In previous years, June’s Pride celebrations culminated in large-scale community gatherings like parades and festivals across the country. But social distancing mandates to further prevent the spread of COVID-19 — even amid a tepid reopening — have reshaped how small businesses can support and bond with the LGBTQ+ community, with many turning to virtual celebrations.
If you’re looking for inspiration for how to celebrate Pride during extended lockdown or how to fortify your alliances for the future, check out how these small businesses are turning to digital campaigns to lend meaningful support to the LGBTQ+ community.
Creating Virtual Programming
Located in Newark, New Jersey, =SPACE is known as a safe coworking and incubator space for multicultural and LGTBQ+ founders. When the COVID-19 crisis hit and forced =SPACE founder Medina to close its doors, community members created a digital space to make up for its lost physical presence in less than three days.
Before the rise of COVID-19, =SPACE had been a hands-on business, actively participating in live Pride events in the Newark community. With new social distancing needs, however, Medina and the =SPACE team needed a new approach — one that would continue their commitment to the LGBTQ+ community and keep people safe.
This year =SPACE is partnering with the Newark Museum of Art and in talks to create a multi-channel approach to virtual programming that supports queer advocacy. “What we’re doing for PRIDE in the age of social distancing enhances the =SPACE mission of creating safe spaces and granting access,” says Medina.
Their virtual events may include a multigenerational panel discussing the history of Pride through the lens of past participants and today’s social climate and a series of live-streamed drag queen-hosted day-to-night makeup tutorials. There are conversations in the works for a signature cocktail that supporters can pick up at a local restaurant with proceeds benefiting a nonprofit partner.
Every initiative they create for Pride has a long game in their company’s mission for LGBTQ+ advocacy, Medina says.
“We always ask ‘where are we in this work?’ which helps us see how what we’re doing now will contribute to what we do next,” he explains.
Sending Free Pride Swag
You don’t have to have a brick-and-mortar store to make waves during the year of virtual Pride celebrations.
Transforming Oklahoma City’s Pride week, an event attended by over 120,000 last year, to a virtual event has us optimistic that we can reach a wider audience and spread love and positivity on a greater scale.
—Chris Cox, founder, The House OKC and The House Helps.
HumanKind Swimwear was founded on the principles of serving members of the queer community who felt left out of the swimwear conversation. For June, they include free Pride Swag with the purchase of every Essentials Set, which lets shippers choose swimwear tops and bottoms to “suit” their style, including a bonus t-shirt.
As a virtual retailer, they’re literally shipping Pride to their customers’ doors so that they can have a private Pride celebration at a safe distance.
Supporting Local LGBTQ+ Organizations
Founded on a principle of merging purpose with profit, 195essential, a clothing company out of Boston, wanted to create a meaningful way to impact the LGBTQ+ community in their local area. A partnership with a nonprofit seemed to make sense, but 195essentials founders Jason and Lena Harris wanted guidance on choosing the ideal nonprofit. The Harrises reached out to their PR agency, DPA Communications, for some input.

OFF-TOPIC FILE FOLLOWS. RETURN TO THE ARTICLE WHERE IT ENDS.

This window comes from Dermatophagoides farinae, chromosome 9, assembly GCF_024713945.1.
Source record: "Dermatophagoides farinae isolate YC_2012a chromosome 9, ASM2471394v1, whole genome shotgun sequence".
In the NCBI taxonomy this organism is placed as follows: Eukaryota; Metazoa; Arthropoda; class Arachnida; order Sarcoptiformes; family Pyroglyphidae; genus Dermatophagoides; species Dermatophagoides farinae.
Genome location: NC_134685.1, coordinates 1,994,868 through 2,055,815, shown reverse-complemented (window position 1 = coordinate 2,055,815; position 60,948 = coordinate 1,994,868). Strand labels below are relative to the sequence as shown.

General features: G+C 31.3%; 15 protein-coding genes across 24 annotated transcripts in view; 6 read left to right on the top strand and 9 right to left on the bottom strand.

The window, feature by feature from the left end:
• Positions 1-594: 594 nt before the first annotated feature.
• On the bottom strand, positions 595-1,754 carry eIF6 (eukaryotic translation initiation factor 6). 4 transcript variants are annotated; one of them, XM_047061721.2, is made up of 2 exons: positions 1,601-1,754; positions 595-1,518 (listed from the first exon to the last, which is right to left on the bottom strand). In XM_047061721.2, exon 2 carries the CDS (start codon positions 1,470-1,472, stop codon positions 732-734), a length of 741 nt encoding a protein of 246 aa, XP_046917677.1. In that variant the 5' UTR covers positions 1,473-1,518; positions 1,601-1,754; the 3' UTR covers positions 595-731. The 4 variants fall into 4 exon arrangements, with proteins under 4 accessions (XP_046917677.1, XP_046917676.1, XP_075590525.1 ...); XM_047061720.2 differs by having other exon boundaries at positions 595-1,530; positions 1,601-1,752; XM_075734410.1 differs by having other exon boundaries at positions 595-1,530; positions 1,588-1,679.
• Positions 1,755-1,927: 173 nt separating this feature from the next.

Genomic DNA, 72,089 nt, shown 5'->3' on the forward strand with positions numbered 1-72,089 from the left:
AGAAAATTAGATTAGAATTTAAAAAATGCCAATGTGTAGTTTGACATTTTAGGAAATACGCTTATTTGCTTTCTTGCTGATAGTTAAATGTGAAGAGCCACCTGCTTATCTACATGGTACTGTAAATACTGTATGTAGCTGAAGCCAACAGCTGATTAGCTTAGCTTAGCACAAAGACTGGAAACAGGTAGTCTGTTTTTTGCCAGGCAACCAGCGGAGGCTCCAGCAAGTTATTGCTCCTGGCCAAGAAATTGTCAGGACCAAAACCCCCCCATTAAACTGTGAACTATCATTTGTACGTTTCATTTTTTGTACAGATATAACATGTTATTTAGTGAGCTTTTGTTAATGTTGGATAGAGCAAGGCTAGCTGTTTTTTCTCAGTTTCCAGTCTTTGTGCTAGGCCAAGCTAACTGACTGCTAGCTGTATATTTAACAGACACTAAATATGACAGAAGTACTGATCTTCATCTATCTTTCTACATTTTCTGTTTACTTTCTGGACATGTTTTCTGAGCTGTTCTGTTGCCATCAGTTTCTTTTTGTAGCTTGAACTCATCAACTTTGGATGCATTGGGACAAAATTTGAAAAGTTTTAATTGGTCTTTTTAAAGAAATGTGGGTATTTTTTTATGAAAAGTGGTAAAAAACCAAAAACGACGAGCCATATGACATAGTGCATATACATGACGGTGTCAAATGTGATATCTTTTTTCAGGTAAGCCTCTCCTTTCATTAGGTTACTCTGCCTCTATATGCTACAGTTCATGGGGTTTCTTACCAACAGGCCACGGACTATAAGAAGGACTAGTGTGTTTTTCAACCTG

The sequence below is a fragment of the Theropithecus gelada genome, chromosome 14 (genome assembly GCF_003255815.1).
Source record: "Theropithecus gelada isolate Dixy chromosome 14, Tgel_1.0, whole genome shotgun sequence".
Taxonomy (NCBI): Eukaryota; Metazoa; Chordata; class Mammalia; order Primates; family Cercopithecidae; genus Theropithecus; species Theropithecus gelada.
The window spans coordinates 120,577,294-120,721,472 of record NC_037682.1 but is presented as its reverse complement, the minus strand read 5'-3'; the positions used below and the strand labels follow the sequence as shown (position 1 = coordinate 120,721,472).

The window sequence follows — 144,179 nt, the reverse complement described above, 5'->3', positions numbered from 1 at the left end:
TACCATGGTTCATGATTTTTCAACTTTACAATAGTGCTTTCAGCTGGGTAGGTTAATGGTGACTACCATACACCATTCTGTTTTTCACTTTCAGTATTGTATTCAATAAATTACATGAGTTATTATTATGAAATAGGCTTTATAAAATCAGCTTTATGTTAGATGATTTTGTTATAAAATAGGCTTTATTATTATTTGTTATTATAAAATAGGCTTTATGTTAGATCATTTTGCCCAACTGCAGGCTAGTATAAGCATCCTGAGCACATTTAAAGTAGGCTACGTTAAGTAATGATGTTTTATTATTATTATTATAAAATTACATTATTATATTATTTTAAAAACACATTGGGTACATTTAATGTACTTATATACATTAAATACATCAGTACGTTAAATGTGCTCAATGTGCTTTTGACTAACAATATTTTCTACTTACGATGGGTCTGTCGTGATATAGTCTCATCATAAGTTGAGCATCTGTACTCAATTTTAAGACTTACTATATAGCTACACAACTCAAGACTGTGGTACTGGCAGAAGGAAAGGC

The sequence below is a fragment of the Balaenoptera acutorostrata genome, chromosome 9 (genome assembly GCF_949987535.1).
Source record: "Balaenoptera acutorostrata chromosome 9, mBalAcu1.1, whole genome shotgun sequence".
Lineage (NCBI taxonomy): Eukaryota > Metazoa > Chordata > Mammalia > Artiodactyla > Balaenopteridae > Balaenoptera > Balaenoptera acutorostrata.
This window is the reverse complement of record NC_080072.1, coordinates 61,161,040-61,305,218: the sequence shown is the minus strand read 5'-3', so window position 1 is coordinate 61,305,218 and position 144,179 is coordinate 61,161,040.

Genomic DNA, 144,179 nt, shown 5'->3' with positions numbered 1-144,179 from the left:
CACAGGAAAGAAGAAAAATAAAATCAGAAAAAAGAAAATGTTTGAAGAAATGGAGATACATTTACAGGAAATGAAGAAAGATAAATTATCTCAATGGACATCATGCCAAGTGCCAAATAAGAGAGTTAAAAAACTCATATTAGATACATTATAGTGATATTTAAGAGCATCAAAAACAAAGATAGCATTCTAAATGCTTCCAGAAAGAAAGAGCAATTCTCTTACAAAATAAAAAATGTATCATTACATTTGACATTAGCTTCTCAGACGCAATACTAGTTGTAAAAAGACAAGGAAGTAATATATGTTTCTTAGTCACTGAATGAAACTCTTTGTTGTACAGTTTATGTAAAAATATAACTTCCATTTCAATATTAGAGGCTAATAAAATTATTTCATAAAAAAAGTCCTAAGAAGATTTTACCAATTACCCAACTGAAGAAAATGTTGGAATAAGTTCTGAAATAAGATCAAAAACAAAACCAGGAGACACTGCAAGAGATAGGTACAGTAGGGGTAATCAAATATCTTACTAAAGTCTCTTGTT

As it turned out, DPA Communications had a longstanding relationship in place with BAGLY, Inc., a youth-led Boston-area social support organization that funds essential support services for the LBGTQ+ youth community. The two organizations teamed up to create the Pride Essentials line. For every T-shirt from their limited-edition line Pride t-shirt, 195essentials is donating 30 percent of the proceeds to BAGLY.
“The PRIDE month collaboration allows us to help spread BAGLY’s message and raise funds for things like housing, employment, food insecurity and mental health, all of which BAGLY has been committed to for a long time,” says The Harris Family.
Making Charitable Donations
In a city walloped by the COVID-19 crisis, Sweetcatch Poke is doing its part to support Pride celebrations in New York City this year through their limited-time Pride Bowl. They’re donating 100 percent of proceeds from the $16 bowl to a combination of nonprofit LGBTQ+ initiatives.
Fifty percent of proceeds will benefit The Trevor Project, a leading nonprofit providing crisis intervention and suicide prevention services to LGBTQ+ people under 25. The other 50 percent of proceeds will benefit NYC Health + Hospitals LGBTQ Health Center, which empowers access to supportive and affirming healthcare for the LGBTQ+ community.
Producing Virtual Events
Determined not to let COVID-19 get in their way of a history of participating in Oklahoma City’s annual Pride celebrations, digital marketing agency The House OKC launched The House Helps initiative to produce virtual events. Among those they’re working to bring online is OKC’s Virtual Pride Week for 2020.
“Transforming Oklahoma City’s Pride week, an event attended by over 120,000 last year, to a virtual event has us optimistic that we can reach a wider audience and spread love and positivity on a greater scale,” says Chris Cox, founder of The House OKC and The House Helps.
Their efforts include collaborating with OKC Pride organizations and local officials like Oklahoma City Mayor David Holt and LGBTQIA+ artists and performers for live-streamed events. They’re also inviting the greater OKC LGBTQ+ community to participate by putting together a “virtual parade,” a compilation of videos submitted by community businesses and organizations that will be live-streamed during the OKC Virtual Pride celebration.
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